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« into the kingdom of heaven.”

AD apostle informs us what this will is. This is the will of God, the great design of the gospel, says St. Paul, “even your sancti- . « fication;" that is, that our nature should be renewed ; freed from the tyraony of sin ; and so far in the way of perfection, as al. ways to be making some progress towards it.

Thus, my friends, I have laid before you the conditions and nature of that peace, which our blessed LORD promises to his faithful disciples; a peace, infinitely more valuable than any which the world can give ; the effect of a conquest vastly superior to those which the foolish world so much applauds; for, Solomon has truly said, s he that ruleth his spirit, or governeth his “ life according to God's holy law, is bet. 66 ter than he that taketh a city." What prevents us, then, from obtaining this peace? Why do we not immediately take measures to secure it? Do we think, it will be time enough hereafter ? No! now is the day of salvation ; now is the accepted time. Do we imagine, that we may omit it till we come to die? No! a death-bed leaves no opportunity for such a task; for “when the

night cometb, no man can work.” God himself has fixed the time for repentance. To-day, if ye

will hear his voice, harden

“not your hearts ;" and he who will not take this time, may, too likely, never have an opportunity of embracing another. As the blessing of peace is the gift of our holy Saviour, so the conditions on which we may hope to obtain it are expressly laid down by him in his word; and if an angel from heaven should tell you that you can secure it without repentance, faith, and holiness, you might well suspect his message.

How miserably disappointed, therefore, must those christians be, who entertain vain hopes of the mercy of God without fulfilling these necessary conditions, and how sad must be the lot of those, who put off their repentance till they come to die, or live in the practice of any sin, in the wicked imagination, that they will leave it off before they depart hence, and are no more seen.

On the other hand, my friends, the blessing of that peace which cometh from the Redeemer, is within the reach of all sorts and conditions of men, who shall earnestly desire to possess it. For as we may have all worldly blessings, and yet want this spiritual one; so may we be destitute of every thing the world can give us, and yet enjoy that blessing, which will make us amends for the absence of them all.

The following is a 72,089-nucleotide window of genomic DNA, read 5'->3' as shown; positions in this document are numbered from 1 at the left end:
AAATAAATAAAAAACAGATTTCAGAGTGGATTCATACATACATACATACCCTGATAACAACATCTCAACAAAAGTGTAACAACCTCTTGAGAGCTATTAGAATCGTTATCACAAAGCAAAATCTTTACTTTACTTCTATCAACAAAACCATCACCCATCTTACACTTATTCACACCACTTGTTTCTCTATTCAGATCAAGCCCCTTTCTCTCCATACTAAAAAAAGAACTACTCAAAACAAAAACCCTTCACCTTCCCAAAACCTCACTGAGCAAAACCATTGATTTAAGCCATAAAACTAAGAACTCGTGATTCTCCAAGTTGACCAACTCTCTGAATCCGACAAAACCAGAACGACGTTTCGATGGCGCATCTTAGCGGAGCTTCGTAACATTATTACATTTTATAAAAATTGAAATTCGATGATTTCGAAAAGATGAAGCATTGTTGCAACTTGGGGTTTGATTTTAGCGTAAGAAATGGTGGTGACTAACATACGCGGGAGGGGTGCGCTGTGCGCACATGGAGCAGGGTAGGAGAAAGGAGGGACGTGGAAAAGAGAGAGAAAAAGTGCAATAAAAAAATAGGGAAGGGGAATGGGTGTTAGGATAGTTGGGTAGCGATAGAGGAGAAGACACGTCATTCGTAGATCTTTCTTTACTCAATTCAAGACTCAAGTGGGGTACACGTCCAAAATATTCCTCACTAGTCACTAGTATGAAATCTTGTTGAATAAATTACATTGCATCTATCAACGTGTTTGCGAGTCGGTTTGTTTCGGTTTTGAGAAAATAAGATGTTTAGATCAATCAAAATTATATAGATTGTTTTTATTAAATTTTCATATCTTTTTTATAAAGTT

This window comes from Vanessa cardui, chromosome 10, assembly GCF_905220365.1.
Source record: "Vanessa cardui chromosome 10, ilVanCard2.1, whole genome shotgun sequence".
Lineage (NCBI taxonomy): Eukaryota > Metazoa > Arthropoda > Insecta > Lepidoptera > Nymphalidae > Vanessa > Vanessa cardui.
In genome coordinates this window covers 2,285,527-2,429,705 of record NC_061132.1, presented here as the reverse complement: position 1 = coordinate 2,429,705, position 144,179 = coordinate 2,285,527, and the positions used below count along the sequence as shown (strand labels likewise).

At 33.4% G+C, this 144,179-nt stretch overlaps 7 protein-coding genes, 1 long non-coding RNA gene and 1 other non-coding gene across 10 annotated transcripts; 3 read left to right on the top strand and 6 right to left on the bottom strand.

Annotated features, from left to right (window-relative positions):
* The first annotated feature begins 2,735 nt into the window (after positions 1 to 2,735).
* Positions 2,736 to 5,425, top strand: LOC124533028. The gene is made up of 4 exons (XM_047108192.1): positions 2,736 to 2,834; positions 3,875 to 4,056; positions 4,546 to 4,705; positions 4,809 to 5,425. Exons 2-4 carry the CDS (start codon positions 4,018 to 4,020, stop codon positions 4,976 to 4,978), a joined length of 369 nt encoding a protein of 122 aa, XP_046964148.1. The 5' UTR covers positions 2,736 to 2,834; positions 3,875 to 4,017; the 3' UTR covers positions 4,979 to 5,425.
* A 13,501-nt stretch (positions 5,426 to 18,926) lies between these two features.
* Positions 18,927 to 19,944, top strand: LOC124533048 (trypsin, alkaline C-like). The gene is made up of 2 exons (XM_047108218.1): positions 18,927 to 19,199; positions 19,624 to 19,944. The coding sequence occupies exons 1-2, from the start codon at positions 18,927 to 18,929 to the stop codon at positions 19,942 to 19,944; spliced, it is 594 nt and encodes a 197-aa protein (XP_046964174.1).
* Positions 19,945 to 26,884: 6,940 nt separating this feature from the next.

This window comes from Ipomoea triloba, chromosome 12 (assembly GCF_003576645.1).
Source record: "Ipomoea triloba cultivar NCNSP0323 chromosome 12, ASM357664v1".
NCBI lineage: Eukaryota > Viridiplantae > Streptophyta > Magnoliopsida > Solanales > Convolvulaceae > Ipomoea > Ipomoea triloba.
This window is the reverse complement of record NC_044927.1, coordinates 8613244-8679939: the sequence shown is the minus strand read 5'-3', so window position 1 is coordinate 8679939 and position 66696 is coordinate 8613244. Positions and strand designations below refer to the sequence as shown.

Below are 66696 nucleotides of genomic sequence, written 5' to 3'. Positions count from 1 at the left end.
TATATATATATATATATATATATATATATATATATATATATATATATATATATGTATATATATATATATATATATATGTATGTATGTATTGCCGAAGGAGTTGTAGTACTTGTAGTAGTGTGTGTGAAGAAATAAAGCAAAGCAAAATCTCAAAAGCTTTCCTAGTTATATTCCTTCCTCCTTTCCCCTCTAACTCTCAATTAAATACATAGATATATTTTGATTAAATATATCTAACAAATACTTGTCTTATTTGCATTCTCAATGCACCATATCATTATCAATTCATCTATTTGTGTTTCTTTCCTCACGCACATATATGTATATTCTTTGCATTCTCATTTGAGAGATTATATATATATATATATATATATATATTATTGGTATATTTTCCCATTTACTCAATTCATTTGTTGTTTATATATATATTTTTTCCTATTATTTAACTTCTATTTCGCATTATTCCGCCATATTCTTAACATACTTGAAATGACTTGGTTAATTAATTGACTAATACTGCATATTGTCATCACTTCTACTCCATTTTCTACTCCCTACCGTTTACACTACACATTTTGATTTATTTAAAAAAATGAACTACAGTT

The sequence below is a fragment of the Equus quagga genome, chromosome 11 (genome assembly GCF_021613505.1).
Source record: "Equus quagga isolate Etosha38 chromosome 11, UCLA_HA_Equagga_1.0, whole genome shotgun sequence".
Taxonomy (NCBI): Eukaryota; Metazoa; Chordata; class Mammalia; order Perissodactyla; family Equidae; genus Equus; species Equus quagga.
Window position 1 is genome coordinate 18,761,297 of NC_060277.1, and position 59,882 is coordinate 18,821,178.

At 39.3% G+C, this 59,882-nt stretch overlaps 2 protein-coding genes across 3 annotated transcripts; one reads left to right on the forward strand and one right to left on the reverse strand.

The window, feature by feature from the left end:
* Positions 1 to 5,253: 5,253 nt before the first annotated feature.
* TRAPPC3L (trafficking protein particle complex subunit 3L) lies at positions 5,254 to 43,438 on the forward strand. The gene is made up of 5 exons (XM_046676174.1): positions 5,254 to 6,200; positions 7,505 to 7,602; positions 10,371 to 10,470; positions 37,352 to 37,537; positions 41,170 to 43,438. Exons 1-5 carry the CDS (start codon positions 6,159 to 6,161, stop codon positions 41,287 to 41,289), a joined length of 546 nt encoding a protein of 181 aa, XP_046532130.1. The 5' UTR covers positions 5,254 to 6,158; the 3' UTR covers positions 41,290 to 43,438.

Behold, then, christians, the true road to happiness here and hereafter; the great work we have to perform; the most important business in which we can be engaged; -to embrace those heavenly truths in the gospel, which lie open to the meanest capacities, and are impartially given to the rich and the poor; the wise and the ignorant;- with a cheerful obedience to fulól what we believe will please God, and to avoid what will offend Him ;—with a firm faith to receive Christ and his word, as the only means of salvation ; and with unfeigned sorrow to pray for pardon when we have offended our Maker, and for grace to strengthen us against future temptation. Acting thus, we shall secure to ourselves a treasure beyond all price; that peace which the Redeemer only can pour into the soul; a treasure, which the moth cannot consume, nor the thief steal away; a treasure, that will make us comfortable, contented, and happy through time, and infinitely rich to all eternity.

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SERMON XXXI.

[For Trinity Sunday.]

JOHN iii. 3.

Verily, verily, I say unto you, except a man

be born again, he cannot see the kingdom

of God.

THE

"HE Gospel for the day contains an in

teresting account of a very solemn conversation, which took place between our blessed LORD, and Nicodemus, a learned Jewish Rabbi, or teacher of the law of Moses. He was a man of great credit among his own people, but earnestly desirous of knowing the truth in CHRIST; fearful, however, of having his wish publicly known, lest he should give offence to his countrymen, and raise their malice against him. In order to avoid this, he came to Jesus by night, and spoke to him in the following respectful manner: “ Rabbi, we know that thou art a “ teacher sent from God, for no man can do « these miracles, which thou doest, except " God be with him.” Our blessed LORD, who saw into the hearts of men, knew that Nicodemus came to him for spiritual in. struction ; with an earnest desire of learning the way of salvation, and following it when it was made known to him; he therefore began with a doctrine which lies at the root of the christian religion,-the doctrine of regeneration : “ Verily, verily, I say unto " thee, except a man be born again, he can“not see the kingdom of God;" meaning that man, in his natural and fallen state, being incapable of pleasing God, there must be such a change in his heart and life, as may well be compared to a new birth, before he can hope to be fit for the inheritance of a happy immortality. The answer of Nicodemus clearly proves that he entirely misunderstood the ineaning of our Saviour's words; on which Jesus expresses himself in a way that was clearer to the Jew's under. standing : “ Verily, verily, I say unto thee,

except a man be born of water and the “ spirit, he cannot enter into the kingdom of " God.” As if he had said, “I did not speak of a new birth in a natural, but in a spiritual, sense. I mean, that a man's heart must be changed ; his affections purified ;

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